We all know that birthmarks aren’t very uncommon. One particular type, Infantile Hemangiomas, can kind of sneak up on parents and some times be quite worrying.
About four percent of infants develop these kinds of lesions and most of them don’t become visible until sometime after birth. They usually increase in size until around nine months of age; then, eventually, decrease in size between 2 and 10 years. Once in awhile they don’t regress fully.
They can, but usually don’t, have a physical effect on a child. More often they have an emotional effect on the child and family; but, the two don’t necessarily go together. How they are seen is more determined by how they are “seen” – visibility: their location and size.
There are drugs that are used to treat more severe hemangiomas and when they work it can be quite rapidly – a matter of days. However, the drugs are not without risk of side effects and their use in small or minor lesions just isn’t worth the risk – even if they don’t look good and are bothersome.
Some researchers in Australia have recently reported what they found when they studied children with lesions using a similarly acting drug but in a gel form which can be applied to the skin, thus having less side effects.
Located at the Sydney Children’s Hospital in Randwick, Australia, Dr’s Hsien Chan and Orli Wargon closely followed 41 infants, between 5 and 41 weeks of age, who had superficial focal hemangiomas without ulceration and not near mucosal surfaces.
The children were evenly and randomly treated with either placebo or Timolol gel and the researchers watched for either a response or the occurrence of side-effects. While oral drugs used in larger lesions cause a response fairly rapidly, effects weren’t seen in this study until after 12 to 16 weeks.
We need to keep in mind that a study like this is very complicated to do because these children are of an age where their lesions are “supposed” to be changing in size anyway – whether they get any drug or not. Therefore, the doctors needed to do some calculating of “expected size” over time and correct their findings for that.
Of the 41 children, 37 completed the study to its 24-week end. Nine children withdrew from the study, and there was evidence that impatience with gel treatment was a factor in these withdrawals. Seven of those nine subsequently received the “quicker but riskier” oral propranolol.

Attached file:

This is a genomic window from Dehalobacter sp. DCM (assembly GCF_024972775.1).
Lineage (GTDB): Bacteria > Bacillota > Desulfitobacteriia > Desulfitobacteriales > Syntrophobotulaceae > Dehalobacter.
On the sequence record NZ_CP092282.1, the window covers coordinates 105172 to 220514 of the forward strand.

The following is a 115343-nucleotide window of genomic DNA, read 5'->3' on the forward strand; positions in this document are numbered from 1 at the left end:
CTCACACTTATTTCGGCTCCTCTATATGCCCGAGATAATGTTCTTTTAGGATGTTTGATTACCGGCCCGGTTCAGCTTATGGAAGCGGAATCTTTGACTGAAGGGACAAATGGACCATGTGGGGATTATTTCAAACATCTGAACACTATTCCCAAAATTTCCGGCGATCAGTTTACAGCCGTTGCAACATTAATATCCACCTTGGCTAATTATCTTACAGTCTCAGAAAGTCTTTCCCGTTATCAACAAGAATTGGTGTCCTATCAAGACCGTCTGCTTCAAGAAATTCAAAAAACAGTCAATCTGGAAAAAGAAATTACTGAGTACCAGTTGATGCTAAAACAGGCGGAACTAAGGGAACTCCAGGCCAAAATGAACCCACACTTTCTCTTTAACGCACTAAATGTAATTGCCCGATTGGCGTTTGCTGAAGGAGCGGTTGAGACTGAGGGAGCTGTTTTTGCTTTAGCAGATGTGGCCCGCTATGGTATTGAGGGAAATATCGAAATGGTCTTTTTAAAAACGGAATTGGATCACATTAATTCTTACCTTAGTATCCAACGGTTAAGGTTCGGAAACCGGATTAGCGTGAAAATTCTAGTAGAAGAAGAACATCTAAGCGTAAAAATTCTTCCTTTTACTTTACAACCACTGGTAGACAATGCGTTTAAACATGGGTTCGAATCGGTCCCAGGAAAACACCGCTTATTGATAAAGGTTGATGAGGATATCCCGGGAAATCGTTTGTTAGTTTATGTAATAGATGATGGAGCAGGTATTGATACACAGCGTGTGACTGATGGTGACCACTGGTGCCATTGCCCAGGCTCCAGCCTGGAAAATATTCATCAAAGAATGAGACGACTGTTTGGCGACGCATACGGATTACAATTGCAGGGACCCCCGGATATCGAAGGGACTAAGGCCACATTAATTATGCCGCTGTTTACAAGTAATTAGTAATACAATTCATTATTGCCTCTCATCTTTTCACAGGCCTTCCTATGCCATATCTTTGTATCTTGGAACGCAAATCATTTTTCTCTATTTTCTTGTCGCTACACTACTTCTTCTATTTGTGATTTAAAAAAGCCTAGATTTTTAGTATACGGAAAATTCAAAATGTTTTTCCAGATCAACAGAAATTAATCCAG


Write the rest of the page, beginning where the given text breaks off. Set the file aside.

What the doctors found, and reported about in the May edition of Pediatrics, the medical journal, was that after week 16 there was a significantly lower predicted percentage volume increase in the treatment group than in the placebo group.
To make sure they were evaluating the lesions correctly they also took detailed photos and sent them to unrelated physicians for their “blinded” evaluation of progress. At 24 weeks, 47% of the gel treated children were free of redness compared with only 6% of placebo treated infants. In addition, only 6% of the actively treated group were deemed “completely red” whereas 55% of placebo patients were judged that way.
So, there was not only a significant reduction in volume (confidence level: P = .02 – good) but a loss of redness as well (confidence level: P = .01 – even better); and all without seeing any episodes of bradycardia (slow heart rate) or hypotension – the two worrisome side-effects that I spoke of earlier.
This topical gel treatment was deemed to work the very best on lesions whose diameter was under 11.3 millimeters (one half inch) but, according to their findings “is a safe and effective way of treating superficial infantile hemangiomas not meeting the criteria for systemic treatment.”
Pretty good news!
[Pediatrics. Published online May 6, 2013.]
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